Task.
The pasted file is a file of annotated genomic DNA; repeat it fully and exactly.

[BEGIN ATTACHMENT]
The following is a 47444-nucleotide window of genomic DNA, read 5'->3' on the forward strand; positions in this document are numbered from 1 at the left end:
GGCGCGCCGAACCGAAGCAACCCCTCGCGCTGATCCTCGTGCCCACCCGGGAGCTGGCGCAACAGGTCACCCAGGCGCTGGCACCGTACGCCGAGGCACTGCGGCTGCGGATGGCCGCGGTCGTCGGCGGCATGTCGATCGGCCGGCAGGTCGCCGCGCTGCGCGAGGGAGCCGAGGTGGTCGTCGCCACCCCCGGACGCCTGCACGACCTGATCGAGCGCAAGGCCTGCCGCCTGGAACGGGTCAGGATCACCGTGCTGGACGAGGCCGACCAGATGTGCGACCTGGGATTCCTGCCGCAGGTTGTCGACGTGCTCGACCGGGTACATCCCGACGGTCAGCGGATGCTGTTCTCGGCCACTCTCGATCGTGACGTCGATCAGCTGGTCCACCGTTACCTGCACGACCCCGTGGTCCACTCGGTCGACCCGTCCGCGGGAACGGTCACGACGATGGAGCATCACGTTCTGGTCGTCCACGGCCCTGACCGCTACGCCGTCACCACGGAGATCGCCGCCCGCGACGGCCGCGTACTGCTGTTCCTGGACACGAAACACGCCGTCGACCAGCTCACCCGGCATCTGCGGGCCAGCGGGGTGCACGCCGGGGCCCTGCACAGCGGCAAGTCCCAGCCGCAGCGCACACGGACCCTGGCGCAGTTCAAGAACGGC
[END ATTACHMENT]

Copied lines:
The following is a 47444-nucleotide window of genomic DNA, read 5'->3' on the forward strand; positions in this document are numbered from 1 at the left end:
GGCGCGCCGAACCGAAGCAACCCCTCGCGCTGATCCTCGTGCCCACCCGGGAGCTGGCGCAACAGGTCACCCAGGCGCTGGCACCGTACGCCGAGGCACTGCGGCTGCGGATGGCCGCGGTCGTCGGCGGCATGTCGATCGGCCGGCAGGTCGCCGCGCTGCGCGAGGGAGCCGAGGTGGTCGTCGCCACCCCCGGACGCCTGCACGACCTGATCGAGCGCAAGGCCTGCCGCCTGGAACGGGTCAGGATCACCGTGCTGGACGAGGCCGACCAGATGTGCGACCTGGGATTCCTGCCGCAGGTTGTCGACGTGCTCGACCGGGTACATCCCGACGGTCAGCGGATGCTGTTCTCGGCCACTCTCGATCGTGACGTCGATCAGCTGGTCCACCGTTACCTGCACGACCCCGTGGTCCACTCGGTCGACCCGTCCGCGGGAACGGTCACGACGATGGAGCATCACGTTCTGGTCGTCCACGGCCCTGACCGCTACGCCGTCACCACGGAGATCGCCGCCCGCGACGGCCGCGTACTGCTGTTCCTGGACACGAAACACGCCGTCGACCAGCTCACCCGGCATCTGCGGGCCAGCGGGGTGCACGCCGGGGCCCTGCACAGCGGCAAGTCCCAGCCGCAGCGCACACGGACCCTGGCGCAGTTCAAGAACGGC